Except that one of them is. Naming Sam Warburton captain makes some sense from a leadership perspective; he took Wales to a Grand Slam last year and, despite his youth, has great presence on the pitch. However, among such talented peers he is not quite shining enough to be absolutely secure of his place, and even in the Six Nations Wales found themselves moving him to the blindside rather than his natural openside to accommodate Justin Tipuric’s superb form. But now Dan Lydiate, the best blindside flanker in the world last year, has returned from injury and joins both of them; if both he and Tipuric hit top form then neither can possibly be left out of the test side, but one must to make way for Warburton. Warburton’s a good player, and could well be the best seven out there come Test time, but making that risk in such a key position wouldn’t have been my position. Fantastic leader (and, indeed, player) though he is, this is not a squad short of leadership potential, and I personally would have picked either Paul O’Connell or Brian O’Driscoll to captain the side.

And then there’s the question of Chris Robshaw. The England captain picked up three man of the match awards during the Six Nations and deserved every one, despite repeated claims that he was playing out of position. Picking the recently injured Lydiate and the not spectacular (this season, anyway) Sean O’Brien over him and the likes of Kelly Brown (another Scottish back rower who made a big impact this season) and Ryan Jones (a seasoned tourist capable of playing everywhere in both second and back rows) will be adjudged by all to be somewhere between risky and downright stupid. Personally I would have taken Robshaw over O’Brien and Jones or Morgan over Heaslip, but that’s just me.

Hmm… 1400 words again. OK, just one more post (only one, I promise) to cover some more general squad trends and attempt to identify playing styles, along with a few other bits and pieces. Monday it is then.

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Lions Squad 2013

Yes, it’s rugby talk again; this time we are specifically talking about the announcement made yesterday concerning Warren Gatland’s squad for summer’s Lions tour (the second aerodynamics post will be along later). I have and have heard plenty of strong opinions in the buildup to this announcement concerning who should and shouldn’t be taken for various reasons, but I’m not about to start slagging off Mr. Gatland’s decisions (not least because he’s got enough people screaming at him on the internet already). No, the purpose of this post is simply to study the makeup of the tour party in order to explain some of the coaching team’s thought processes, make a guess as to what the final test side will be (at this stage; a LOT depends on how people perform in the warmup matches), and to suggest how Gatland intends his team to play.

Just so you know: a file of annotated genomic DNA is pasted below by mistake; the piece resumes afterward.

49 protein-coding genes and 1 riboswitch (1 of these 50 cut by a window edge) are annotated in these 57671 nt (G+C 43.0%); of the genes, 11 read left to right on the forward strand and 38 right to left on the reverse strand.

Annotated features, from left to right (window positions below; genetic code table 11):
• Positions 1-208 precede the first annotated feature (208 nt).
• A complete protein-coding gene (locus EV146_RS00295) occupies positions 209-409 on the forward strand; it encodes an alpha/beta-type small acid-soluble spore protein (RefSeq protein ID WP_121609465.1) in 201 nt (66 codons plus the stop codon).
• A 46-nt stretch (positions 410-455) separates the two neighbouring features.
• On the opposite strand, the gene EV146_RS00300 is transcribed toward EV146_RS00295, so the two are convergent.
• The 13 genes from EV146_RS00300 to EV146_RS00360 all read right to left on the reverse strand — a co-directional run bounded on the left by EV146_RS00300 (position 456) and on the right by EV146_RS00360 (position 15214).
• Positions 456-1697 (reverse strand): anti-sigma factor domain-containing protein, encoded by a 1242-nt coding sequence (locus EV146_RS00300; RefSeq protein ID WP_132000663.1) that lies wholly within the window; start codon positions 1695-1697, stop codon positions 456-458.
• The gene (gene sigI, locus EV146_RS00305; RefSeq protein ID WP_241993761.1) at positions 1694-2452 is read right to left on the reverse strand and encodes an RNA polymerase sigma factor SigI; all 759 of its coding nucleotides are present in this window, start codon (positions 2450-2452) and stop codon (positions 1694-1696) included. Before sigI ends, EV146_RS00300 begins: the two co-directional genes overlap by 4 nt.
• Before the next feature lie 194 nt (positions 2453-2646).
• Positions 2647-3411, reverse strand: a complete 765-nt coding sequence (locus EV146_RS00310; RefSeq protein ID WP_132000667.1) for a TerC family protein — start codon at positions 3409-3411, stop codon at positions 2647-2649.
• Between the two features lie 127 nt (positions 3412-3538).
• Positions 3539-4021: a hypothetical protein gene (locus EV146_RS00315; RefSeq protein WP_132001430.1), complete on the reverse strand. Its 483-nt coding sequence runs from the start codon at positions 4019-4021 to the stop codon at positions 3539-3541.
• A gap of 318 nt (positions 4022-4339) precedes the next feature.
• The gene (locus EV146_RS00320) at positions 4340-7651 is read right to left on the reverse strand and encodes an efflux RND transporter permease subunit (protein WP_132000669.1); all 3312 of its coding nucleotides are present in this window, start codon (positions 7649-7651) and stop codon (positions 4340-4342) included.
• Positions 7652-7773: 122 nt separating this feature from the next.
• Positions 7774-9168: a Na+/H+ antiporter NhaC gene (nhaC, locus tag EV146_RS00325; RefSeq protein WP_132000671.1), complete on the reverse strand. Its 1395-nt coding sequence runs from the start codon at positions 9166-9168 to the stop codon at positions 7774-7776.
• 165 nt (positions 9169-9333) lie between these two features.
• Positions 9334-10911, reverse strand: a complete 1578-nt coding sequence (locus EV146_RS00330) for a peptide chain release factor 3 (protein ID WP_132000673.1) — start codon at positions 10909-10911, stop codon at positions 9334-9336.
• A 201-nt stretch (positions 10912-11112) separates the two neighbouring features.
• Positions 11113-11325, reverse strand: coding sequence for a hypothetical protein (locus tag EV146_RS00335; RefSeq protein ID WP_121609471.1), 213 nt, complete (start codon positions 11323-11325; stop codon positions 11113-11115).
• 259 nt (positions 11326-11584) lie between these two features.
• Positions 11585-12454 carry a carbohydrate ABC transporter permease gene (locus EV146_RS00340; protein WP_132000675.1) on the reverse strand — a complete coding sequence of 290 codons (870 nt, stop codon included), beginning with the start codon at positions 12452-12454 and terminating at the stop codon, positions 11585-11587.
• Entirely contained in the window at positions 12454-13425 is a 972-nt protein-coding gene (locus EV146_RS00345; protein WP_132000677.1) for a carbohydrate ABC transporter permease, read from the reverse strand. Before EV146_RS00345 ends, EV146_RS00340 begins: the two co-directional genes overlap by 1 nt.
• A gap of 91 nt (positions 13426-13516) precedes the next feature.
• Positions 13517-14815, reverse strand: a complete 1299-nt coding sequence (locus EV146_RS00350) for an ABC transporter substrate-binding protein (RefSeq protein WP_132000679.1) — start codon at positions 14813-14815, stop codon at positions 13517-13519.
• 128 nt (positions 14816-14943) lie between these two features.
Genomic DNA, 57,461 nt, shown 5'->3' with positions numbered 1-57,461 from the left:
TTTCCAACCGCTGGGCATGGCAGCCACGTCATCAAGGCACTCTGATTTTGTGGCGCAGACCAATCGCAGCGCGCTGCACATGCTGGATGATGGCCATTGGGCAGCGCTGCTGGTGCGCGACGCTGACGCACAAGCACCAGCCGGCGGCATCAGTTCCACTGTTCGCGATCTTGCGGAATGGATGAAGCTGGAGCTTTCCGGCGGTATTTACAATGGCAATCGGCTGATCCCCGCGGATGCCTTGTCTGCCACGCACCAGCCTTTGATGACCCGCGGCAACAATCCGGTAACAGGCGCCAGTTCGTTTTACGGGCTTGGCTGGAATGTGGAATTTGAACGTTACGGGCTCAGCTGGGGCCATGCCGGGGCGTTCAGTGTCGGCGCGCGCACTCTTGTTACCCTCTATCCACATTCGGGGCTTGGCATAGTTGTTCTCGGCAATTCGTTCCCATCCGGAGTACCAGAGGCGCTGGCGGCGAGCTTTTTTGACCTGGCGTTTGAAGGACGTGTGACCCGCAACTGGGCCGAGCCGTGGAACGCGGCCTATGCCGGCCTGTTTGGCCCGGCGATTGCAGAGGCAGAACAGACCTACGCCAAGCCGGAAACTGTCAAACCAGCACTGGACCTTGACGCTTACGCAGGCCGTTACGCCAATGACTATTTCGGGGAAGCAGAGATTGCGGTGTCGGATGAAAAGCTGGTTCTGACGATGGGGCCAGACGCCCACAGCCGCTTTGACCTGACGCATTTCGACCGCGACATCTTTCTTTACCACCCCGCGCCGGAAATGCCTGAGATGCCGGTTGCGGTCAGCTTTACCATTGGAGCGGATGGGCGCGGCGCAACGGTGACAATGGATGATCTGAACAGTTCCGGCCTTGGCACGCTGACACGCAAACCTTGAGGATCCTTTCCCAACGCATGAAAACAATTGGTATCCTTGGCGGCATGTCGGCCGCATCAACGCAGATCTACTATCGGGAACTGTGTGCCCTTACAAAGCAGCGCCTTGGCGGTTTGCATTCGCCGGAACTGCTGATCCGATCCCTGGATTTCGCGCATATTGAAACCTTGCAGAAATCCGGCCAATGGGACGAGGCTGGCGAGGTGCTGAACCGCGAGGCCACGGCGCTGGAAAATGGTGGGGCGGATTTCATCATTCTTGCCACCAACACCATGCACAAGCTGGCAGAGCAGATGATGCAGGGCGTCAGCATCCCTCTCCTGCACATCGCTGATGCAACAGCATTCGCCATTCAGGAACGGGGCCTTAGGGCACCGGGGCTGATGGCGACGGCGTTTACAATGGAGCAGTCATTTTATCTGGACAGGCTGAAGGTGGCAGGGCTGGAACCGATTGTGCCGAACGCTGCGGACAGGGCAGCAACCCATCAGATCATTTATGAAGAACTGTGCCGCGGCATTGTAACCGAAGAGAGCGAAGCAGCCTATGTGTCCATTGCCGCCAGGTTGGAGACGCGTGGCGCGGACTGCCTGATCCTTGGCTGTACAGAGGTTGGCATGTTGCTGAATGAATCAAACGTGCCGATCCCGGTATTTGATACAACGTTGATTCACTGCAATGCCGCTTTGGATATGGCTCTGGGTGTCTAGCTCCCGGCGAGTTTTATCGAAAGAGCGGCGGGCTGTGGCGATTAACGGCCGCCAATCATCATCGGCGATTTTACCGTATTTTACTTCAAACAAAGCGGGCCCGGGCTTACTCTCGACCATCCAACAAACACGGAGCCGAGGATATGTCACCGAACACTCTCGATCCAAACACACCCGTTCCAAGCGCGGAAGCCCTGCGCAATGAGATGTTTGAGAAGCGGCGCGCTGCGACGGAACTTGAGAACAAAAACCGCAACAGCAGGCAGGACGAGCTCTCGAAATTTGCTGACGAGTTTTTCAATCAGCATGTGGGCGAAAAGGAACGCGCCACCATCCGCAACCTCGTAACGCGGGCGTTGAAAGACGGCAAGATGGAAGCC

We begin with the elephant in the room; the question of whether to pick France-based players, knowing that they wouldn’t be able to travel with the rest of the tour party if they were involved in the Top 14 finals. Gatland kept his cards close to his chest on this one prior to the announcement, saying only that he would ‘prefer’ to have the whole side go out together, and it’s easy to see why. Players coming in late (and off the back of one of the toughest domestic seasons in the world to boot) are always disruptive to a tour, but with so few warmup games for the Lions before Gatland has to knuckle down and pick his test side, such players would only have a couple of games in which to justify their inclusion. In the end, he’s stuck to his guns and only picked players who will be able to travel with the initial party to Hong Kong (where they will play the Barbarians as a first warm-up match); Gethin Jenkins (Toulon) has had an unhappy season in France and the club have apparently released him to tour in full, whilst Mike Phillips (Bayonne) is playing for a club small enough (and mid-table enough) that they probably won’t mind giving him up quite as much as, say, Andrew Sheridan (who’s started almost every game for table-topping Toulon). Gatland’s clearly decided that there’s enough talent at home to suit his needs, and… well, let’s get into the individual positions before I start offering opinions.

We begin at fullback, where there are, predictably, no surprises. In Leigh Halfpenny, Stuart Hogg and Rob Kearney Gatland had three of the best 15’s in the world to choose from, and the only real debate pre-selection concerned whether he was going to take all three or leave either the superlatively talented Halfpenny (not a chance), the mercurial Hogg (who some have pencilled in at winger for the test team) or Kearney, with all his dominance of the aerial battle and his experience as a test Lion in 2009 (a tour he was superb on). At winger, however, there was more debate pre-announcement; the Welsh giants of George North and Alex Cuthbert were always going to tour, (even if North has been closed down by defences this season and Cuthbert can only finish, rather than create), but beyond that there was more confusion. Tommy Bowe has Lions experience but has been injured recently, Craig Gilroy, Simon Zebo, Sean Maitland and Tim Visser have great potential but limited international experience, Chris Ashton has been devastating in the past but has hit a run of poor form, and Christian Wade (the outside bet) is an electric attacker in the mould of Jason Robinson (seriously, watch this step from the 2001 tour, and then this from earlier this season. See the similarity?), but some question his defensive abilities. In the end, the Welsh pair have been joined by Bowe and Maitland, a mix that has less searing, defence-busting pace than it does all-round skill and reliability; the safer option. I wouldn’t be surprised to see Gatland to pick an all-Welsh back three (he is their coach after all), but personally I think that Bowe and Maitland would be a more complete pair. Or at least, if Gatland makes North and Cuthbert think that’s what he’s doing, they might pull their fingers out.